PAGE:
Link roundup from the weekend
This week's Wordwatch column is more interesting because I've seen "Clerks." It looks at the origin of "berserk," including some (to me) funny references to "berserker." (And now that song will be stuck in my head all day.)
William Safire writes about "go-to" guys and "walk-off" homers.
James Kilpatrick writes about journalists showing off their big vocabs, to funny effect. Consider some of these examples:
Several years ago, the New York Times reviewed a new TV show called "Less Than Perfect." The critic explained: "It marks the first time that a network cast as a nubile lead a relatively unknown actress because she was zaftig, and not despite it."
Would 92 percent of Times' readers know that to be nubile is to be sexually attractive, and that to be zaftig is to be well-rounded, plump? This is probably a poor example, for all readers of the Times have above-average vocabularies.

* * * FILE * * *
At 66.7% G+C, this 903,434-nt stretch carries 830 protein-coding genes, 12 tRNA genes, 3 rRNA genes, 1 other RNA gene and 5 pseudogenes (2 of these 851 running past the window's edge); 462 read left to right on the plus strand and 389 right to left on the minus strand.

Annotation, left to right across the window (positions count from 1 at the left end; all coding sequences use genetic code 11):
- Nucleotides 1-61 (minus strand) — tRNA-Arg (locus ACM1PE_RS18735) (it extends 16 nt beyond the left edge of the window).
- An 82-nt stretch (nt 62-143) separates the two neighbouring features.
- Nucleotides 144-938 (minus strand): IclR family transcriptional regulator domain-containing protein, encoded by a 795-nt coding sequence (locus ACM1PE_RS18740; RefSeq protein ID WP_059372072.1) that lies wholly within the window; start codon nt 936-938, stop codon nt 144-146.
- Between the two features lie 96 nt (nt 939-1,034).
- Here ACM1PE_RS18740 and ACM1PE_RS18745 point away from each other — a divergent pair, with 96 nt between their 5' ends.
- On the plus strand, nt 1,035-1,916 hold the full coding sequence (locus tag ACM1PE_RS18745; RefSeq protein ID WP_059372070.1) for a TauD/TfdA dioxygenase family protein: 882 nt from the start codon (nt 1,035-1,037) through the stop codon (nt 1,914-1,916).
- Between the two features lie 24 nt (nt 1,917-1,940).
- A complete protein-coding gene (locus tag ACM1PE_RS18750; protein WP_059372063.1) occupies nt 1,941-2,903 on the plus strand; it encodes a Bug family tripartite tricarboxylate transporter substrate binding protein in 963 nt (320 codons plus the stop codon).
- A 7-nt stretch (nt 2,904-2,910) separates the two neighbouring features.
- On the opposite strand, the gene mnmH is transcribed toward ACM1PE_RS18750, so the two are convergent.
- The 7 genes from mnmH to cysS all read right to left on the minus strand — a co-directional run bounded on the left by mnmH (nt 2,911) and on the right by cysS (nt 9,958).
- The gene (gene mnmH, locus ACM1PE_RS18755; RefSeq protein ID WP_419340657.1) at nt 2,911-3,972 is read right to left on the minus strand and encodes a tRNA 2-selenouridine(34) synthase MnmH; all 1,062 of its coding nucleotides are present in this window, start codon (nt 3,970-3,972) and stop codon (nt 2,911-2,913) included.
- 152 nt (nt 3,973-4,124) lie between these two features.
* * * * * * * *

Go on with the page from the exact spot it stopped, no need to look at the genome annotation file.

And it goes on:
In the Washington Post, a film critic asked a rhetorical question about "Masked and Anonymous." Is the movie "a biting social satire or a wrenching apocalyptic allegory, a brilliant evocation of Americana or the solipsistic complaint of a disillusioned artist?" Clear enough?
My next-to-favorite columnist is Maureen Dowd of the New York Times. She often tries too hard to hit every phrase out of the park, but rarely talks down to us: "The hawks saw their big chance after 9-11, but they feared it would be hard to sell an eschatological scheme to stomp our Islamic terror." How firmly do you grasp an eschatological scheme?
What about "zhlub"? In New York magazine, a film critic identified a player in the film "Sideways" as "a glum zhlub." In Yiddish, a zhlub is a fellow who is coarse, ill-mannered, clumsy, graceless. Was this word necessary? It pleased the critic. Did it mystify readers? Does it matter?